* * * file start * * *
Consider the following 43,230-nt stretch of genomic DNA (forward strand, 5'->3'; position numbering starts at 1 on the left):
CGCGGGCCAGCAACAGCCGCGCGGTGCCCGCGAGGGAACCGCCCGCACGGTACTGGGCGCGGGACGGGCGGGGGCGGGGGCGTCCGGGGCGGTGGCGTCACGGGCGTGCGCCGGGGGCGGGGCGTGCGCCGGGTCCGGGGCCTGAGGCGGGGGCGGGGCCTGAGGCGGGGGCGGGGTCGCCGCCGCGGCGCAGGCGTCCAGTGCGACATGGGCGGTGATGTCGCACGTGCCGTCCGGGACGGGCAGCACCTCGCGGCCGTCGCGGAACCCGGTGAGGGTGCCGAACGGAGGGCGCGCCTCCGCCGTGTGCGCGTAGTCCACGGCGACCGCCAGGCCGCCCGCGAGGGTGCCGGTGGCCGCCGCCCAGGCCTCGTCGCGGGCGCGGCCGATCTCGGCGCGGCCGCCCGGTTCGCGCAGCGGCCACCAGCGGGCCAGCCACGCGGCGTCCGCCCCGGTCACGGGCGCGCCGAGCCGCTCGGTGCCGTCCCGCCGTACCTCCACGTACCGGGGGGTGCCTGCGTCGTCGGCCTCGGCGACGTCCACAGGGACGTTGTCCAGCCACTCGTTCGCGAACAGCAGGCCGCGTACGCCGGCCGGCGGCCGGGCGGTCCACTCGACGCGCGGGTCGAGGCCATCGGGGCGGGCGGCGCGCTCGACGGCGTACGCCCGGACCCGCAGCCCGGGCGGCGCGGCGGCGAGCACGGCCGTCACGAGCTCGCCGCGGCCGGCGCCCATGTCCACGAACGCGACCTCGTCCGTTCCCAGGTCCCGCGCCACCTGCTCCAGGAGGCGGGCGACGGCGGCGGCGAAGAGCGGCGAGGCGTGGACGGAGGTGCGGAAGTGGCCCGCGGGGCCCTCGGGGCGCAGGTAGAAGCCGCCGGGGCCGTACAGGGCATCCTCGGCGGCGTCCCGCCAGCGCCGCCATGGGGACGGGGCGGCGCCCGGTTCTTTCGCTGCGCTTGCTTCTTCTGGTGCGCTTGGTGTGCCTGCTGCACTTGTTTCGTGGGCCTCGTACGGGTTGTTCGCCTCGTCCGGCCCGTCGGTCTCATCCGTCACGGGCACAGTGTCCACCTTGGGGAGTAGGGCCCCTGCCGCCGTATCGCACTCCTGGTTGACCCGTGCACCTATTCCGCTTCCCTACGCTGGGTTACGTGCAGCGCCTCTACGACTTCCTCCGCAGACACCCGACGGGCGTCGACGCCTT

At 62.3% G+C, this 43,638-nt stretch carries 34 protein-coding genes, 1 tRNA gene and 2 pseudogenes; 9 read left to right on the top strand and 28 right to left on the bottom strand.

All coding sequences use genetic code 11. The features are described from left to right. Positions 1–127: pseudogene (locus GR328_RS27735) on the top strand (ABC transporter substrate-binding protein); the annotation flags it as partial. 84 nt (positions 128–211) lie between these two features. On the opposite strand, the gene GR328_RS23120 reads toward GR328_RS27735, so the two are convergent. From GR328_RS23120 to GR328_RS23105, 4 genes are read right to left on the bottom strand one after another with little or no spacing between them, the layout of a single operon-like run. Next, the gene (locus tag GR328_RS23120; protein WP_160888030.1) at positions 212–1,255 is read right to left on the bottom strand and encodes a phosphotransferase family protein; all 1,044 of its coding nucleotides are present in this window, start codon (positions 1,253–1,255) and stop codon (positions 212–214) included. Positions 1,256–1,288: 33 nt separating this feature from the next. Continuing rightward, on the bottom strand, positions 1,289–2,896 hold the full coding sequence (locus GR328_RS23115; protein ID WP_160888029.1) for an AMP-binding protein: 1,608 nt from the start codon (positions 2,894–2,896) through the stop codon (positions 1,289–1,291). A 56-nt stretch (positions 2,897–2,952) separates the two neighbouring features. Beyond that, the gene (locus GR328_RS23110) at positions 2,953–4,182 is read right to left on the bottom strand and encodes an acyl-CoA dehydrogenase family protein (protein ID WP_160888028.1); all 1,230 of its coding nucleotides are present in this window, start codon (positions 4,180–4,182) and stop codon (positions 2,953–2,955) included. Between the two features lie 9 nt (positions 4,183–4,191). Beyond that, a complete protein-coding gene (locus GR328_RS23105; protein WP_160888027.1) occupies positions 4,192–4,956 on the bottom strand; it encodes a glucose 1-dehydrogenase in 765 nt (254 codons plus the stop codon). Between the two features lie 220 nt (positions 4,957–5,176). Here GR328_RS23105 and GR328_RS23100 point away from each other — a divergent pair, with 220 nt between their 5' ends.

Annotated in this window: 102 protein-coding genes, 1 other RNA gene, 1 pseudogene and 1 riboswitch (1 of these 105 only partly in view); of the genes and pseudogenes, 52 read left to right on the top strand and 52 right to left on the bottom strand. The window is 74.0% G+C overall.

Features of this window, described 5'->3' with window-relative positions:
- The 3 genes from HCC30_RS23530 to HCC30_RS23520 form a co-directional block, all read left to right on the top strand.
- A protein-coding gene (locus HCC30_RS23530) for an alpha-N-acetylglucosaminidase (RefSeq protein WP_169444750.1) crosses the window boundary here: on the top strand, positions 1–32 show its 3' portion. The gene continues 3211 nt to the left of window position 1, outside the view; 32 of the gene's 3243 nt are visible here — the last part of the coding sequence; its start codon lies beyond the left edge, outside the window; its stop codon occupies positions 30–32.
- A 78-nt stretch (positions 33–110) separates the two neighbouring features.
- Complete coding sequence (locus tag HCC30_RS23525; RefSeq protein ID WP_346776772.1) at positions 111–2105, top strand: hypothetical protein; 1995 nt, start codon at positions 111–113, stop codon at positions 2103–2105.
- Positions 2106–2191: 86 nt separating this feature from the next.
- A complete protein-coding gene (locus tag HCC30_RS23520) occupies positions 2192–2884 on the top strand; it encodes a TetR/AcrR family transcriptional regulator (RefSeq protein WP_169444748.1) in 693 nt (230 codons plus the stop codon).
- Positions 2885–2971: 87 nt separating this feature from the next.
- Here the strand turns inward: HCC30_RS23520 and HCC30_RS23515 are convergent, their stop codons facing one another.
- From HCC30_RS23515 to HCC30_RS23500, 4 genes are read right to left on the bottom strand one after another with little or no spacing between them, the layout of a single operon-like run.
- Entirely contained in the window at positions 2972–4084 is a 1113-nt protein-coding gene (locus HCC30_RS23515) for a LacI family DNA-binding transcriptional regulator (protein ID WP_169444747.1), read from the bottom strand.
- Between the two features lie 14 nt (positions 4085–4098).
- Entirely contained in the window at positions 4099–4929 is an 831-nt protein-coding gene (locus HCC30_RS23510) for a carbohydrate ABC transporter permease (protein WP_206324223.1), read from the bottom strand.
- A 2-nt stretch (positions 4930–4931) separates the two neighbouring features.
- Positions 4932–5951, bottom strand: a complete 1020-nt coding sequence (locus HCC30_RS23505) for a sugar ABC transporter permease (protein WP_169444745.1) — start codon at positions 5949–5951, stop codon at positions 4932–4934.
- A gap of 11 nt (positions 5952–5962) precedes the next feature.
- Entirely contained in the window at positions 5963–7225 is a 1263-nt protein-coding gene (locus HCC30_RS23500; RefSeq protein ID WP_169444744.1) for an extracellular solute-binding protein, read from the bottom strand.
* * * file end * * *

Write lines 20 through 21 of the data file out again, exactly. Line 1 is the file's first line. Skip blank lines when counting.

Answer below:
- Positions 4932–5951, bottom strand: a complete 1020-nt coding sequence (locus HCC30_RS23505) for a sugar ABC transporter permease (protein WP_169444745.1) — start codon at positions 5949–5951, stop codon at positions 4932–4934.
- A gap of 11 nt (positions 5952–5962) precedes the next feature.